Lighting the Way
Longstanding Energy Provider WGL Invests in the Future of Mason Engineering Students
How does a 168-year-old corporation remain fresh and responsive to the needs of its community? For WGL, the parent company of WGL Energy and Washington Gas, an investment in George Mason University is among the answers.
Board of Trustees member Todd House ’90, who serves as WGL’s manager of economic development for Virginia, co-hosted a Mason Matters reception on November 7 with WGL president and chief operating officer Adrian Chapman ’82. Held at WGL’s Tysons Corner headquarters, the event marked a new partnership with the Volgenau School of Engineering: a commitment of $25,000 to fund student scholarships over the next five years. The company’s donation will support engineering students enrolled in the Dual Admission Compact established between Mason and Northern Virginia Community College.
“All of us in the WGL family are helping to shape the future of this region, and I know that George Mason and its alumni add tremendously to that effort,” said Chapman, announcing the scholarship. “The university has grown just a little since 1982, when I graduated, but in some respects little has changed. My Mason education gave me the singular opportunity to land my first job at the company I’m now proud to lead, and I know that many other WGL employees have a similar story to tell.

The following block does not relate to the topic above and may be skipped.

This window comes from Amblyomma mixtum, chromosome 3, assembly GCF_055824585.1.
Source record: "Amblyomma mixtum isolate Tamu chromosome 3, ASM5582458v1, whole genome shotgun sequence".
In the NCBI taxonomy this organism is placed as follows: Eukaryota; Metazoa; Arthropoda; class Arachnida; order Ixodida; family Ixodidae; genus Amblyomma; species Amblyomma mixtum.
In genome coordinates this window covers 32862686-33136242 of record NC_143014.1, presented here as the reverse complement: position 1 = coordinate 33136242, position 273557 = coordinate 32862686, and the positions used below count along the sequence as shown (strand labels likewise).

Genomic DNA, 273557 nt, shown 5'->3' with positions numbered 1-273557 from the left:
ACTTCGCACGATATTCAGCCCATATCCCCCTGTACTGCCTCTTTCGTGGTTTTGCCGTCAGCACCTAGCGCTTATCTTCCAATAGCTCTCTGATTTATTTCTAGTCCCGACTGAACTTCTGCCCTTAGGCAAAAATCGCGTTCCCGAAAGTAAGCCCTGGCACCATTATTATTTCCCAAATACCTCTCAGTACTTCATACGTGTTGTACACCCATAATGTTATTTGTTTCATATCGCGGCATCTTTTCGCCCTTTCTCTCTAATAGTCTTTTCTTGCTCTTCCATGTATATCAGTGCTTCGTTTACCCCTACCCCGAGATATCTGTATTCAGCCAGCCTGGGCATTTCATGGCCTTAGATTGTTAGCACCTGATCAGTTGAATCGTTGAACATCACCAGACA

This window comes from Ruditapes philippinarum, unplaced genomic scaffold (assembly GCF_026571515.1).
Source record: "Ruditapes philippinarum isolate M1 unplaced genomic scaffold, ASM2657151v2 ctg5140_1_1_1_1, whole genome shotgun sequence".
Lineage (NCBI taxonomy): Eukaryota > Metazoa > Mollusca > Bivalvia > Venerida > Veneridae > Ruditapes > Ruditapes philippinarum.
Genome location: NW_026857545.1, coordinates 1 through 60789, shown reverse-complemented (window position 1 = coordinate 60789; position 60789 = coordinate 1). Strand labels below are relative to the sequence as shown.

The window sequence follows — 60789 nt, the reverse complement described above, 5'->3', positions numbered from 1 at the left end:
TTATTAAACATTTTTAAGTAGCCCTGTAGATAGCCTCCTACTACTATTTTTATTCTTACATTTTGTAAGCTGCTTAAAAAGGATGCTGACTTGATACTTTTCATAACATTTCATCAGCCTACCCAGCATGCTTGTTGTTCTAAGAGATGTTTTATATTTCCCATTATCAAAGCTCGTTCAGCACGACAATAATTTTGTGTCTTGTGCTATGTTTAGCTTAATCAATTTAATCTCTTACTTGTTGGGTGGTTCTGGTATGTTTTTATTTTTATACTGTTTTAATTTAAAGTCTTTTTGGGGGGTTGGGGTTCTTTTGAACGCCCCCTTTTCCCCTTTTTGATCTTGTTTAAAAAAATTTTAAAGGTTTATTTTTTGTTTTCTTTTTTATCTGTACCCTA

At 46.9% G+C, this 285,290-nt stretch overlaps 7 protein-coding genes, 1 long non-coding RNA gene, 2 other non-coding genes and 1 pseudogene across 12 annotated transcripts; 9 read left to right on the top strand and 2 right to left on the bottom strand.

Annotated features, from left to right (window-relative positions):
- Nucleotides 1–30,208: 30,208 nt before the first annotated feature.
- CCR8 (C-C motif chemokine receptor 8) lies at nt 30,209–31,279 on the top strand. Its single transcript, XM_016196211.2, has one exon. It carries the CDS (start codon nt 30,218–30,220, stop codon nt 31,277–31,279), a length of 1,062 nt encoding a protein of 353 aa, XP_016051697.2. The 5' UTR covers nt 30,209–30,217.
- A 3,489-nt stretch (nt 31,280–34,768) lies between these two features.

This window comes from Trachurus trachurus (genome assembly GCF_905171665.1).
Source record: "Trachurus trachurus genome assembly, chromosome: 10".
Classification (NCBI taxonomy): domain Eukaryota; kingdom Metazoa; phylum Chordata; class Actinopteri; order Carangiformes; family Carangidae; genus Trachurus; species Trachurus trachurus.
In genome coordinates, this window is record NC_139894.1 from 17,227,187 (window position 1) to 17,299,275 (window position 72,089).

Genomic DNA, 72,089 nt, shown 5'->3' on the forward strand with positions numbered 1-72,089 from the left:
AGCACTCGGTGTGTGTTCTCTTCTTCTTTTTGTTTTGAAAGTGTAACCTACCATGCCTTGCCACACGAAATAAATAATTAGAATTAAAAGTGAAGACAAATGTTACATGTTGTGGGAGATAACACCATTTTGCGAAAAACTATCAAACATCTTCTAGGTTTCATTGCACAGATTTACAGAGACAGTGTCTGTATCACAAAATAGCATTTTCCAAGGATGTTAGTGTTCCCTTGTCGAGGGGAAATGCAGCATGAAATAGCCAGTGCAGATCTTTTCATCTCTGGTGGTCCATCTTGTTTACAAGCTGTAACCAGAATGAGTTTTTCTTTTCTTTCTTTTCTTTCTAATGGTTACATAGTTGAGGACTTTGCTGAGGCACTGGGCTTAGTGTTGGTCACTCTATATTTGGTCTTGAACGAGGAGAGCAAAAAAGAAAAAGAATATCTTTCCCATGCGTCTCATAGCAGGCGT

“I’m proud of WGL employees,” Chapman continued, “because they have helped provide safe and reliable energy for nearly 170 years. I know that Mason is also a place for growing leaders—and becoming central to the Virginia economy. It’s only fitting that we expand our relationship through the WGL Engineering Scholarship Program. This partnership with the Volgenau School of Engineering means that more students will have the resources they need to pursue careers across industries and drive economic development in our communities.”
“WGL’s support for our Dual Admission Compact will have an impact on engineering students for years to come,” said Kenneth Ball, Dean of the Volgenau School of Engineering. “Their generous gift promotes necessary access to education for a more diverse student population, including first-generation college students, underrepresented minorities, women and military veterans in the local community and beyond.”
Chapman also announced additional contributions toward academic enrichment: WGL will fund five students’ exam fees for the Fundamentals of Engineering Exam, the first step in becoming licensed as a professional engineer, and it will establish a mentorship program between WGL volunteers and Mason students.
Reflecting on the promise that the WGL Energy commitment makes to Mason in the context of the Faster Farther campaign, President Ángel Cabrera noted the university's rapid ascent in a few short decades. “It’s remarkable that a university starting out in the 1970s now competes with some of the most established institutions in higher education,” Cabrera said. “For that progress to continue, it is essential that the drivers of economic growth in our region recognize Mason’s talent and potential—and invest, as WGL has done. We are in the business of creating the talent you need.”